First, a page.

UNHCR-funded Rohingya Women project launched

November 10, 2017

New project launched to help Rohingya women create sustainable livelihood initiatives


Last month, our first UNHCR-funded project took off in Ipoh, Malaysia. We have already conducted two field visits to the Rohingya Society Malaysia (RSM) in order to assess the needs of 24 participating Rohingya women.

This 6-month project is part of UNHCR Malaysia's strategy to engage local NGOs to work with Rohingya refugee groups. We have already visited them twice and explored their personal interests, skills and needs to narrow do
wn feasible business ideas. Until the end of March 2018, we will visit the women every three weeks to create sustainable livelihood initiatives. The UNHCR long-term goal of this programme is to tackle Sexual and Gender Based Violence (SGBV) issues. A Mental Health Study conducted by the University of New South Wales investigated 750 Rohingya families in the Ipoh Perak region, and showed that 60% of the women and children are SGBV victims. The lack of education, skills and knowledge leads to poverty in a majority of the families.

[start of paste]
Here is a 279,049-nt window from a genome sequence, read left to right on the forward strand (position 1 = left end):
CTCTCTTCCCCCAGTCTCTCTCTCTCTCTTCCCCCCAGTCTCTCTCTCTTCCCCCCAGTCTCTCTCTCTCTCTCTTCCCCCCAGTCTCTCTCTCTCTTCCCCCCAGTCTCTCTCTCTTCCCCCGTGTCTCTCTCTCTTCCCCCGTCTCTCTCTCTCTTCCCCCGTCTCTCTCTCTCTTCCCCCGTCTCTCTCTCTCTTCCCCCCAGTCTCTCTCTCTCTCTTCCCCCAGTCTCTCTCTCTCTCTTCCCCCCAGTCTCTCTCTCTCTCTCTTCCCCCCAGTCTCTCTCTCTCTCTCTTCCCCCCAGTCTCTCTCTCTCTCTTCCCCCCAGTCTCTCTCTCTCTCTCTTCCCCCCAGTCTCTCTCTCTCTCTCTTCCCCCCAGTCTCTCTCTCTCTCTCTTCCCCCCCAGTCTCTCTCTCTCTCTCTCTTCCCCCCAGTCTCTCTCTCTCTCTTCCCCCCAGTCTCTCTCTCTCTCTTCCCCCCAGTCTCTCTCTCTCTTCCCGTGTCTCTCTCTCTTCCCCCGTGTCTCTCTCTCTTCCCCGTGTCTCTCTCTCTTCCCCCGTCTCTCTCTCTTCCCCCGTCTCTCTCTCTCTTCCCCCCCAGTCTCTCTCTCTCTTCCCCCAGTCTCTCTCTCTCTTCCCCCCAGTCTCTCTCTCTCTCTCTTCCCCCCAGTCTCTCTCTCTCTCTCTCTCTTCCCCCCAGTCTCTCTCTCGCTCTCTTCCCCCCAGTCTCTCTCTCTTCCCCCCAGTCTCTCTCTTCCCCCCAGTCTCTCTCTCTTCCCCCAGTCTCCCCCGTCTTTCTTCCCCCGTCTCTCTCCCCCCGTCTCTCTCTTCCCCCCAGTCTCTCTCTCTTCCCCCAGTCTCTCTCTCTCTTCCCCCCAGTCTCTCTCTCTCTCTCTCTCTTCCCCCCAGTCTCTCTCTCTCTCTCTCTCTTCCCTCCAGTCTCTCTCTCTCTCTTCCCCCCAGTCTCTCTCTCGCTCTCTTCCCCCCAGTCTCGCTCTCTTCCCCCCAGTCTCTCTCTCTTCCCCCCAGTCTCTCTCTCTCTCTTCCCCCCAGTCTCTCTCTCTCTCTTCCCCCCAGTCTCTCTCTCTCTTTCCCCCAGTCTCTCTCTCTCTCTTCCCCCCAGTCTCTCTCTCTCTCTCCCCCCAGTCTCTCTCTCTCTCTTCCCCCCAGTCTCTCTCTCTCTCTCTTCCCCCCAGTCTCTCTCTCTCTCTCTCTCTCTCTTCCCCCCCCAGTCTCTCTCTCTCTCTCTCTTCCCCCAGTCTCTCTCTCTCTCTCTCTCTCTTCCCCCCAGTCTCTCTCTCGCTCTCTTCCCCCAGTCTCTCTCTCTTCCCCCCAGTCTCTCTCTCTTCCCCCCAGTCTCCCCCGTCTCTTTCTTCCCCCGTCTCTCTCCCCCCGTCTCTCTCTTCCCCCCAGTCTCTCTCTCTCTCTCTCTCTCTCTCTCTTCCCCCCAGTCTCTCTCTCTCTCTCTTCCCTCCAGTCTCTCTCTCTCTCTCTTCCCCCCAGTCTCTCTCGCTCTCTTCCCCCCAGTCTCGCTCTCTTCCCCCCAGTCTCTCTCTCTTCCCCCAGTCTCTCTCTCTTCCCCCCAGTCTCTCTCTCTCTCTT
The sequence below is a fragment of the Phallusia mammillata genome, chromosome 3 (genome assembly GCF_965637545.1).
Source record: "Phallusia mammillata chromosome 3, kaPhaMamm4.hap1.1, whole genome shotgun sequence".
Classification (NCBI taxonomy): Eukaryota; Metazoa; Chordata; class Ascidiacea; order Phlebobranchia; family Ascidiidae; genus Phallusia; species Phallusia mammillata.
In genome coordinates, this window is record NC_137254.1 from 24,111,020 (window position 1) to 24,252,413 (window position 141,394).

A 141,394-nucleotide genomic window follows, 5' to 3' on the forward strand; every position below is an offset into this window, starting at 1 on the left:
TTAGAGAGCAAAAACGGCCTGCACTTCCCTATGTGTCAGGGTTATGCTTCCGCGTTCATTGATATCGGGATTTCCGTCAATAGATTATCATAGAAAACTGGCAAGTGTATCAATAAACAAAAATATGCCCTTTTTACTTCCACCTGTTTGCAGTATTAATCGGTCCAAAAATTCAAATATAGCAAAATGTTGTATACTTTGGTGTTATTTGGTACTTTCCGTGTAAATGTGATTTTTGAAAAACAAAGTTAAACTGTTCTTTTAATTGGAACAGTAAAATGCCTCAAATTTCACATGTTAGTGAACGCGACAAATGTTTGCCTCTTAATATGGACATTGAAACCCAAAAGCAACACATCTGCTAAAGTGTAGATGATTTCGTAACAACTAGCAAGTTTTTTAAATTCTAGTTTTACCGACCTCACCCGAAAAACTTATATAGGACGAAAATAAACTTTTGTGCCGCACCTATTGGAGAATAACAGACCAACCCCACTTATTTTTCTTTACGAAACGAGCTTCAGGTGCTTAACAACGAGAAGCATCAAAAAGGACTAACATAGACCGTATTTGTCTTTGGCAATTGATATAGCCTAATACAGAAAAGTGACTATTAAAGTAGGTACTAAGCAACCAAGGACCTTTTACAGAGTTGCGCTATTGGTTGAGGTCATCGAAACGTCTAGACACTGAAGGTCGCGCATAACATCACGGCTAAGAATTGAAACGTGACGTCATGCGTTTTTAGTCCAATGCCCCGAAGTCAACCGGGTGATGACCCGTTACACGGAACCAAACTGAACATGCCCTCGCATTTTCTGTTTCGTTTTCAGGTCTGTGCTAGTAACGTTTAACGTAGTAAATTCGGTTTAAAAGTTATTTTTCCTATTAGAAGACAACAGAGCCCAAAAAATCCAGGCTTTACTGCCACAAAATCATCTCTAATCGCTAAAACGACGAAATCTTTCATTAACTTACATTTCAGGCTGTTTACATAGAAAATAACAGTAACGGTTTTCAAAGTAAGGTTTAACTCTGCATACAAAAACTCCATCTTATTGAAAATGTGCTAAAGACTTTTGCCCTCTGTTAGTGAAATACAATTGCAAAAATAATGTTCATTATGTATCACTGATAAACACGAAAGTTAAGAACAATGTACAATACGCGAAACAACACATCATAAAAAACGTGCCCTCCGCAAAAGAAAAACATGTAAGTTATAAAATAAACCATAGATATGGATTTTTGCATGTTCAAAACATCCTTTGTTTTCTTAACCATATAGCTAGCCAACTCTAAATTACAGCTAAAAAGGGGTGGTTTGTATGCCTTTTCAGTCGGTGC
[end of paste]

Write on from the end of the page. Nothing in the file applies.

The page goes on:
This Rohingya Women Empowerment Project is a start to supporting these women in their daily life and empowering them to shape their own futures. 


Rohingya refugees in Malaysia

In February 2017, there were 149,496 refugees registered with UNHCR Malaysia (UNHCR Malaysia Factsheet, February 2017). 133,263 are from Myanmar, comprising a majority of ethnic Rohingya.

The Rohingya have been persecuted by the government in Myanmar for decades with physical conflicts peaking in violent outbursts between them and the military. Furthermore, they are discriminated against and hindered in their daily life as the government considers them illegal immigrants. As such, they are deprived of their citizenship and not allowed to access education or civil rights, such as voting. Internationally, they are considered one of the most persecuted ethnicities in South East Asia and are recognised as stateless people. Rohingya are seeking refuge in Bangladesh, Thailand, Malaysia and Indonesia.The first Rohingya have arrived in Malaysia in the 1980s.



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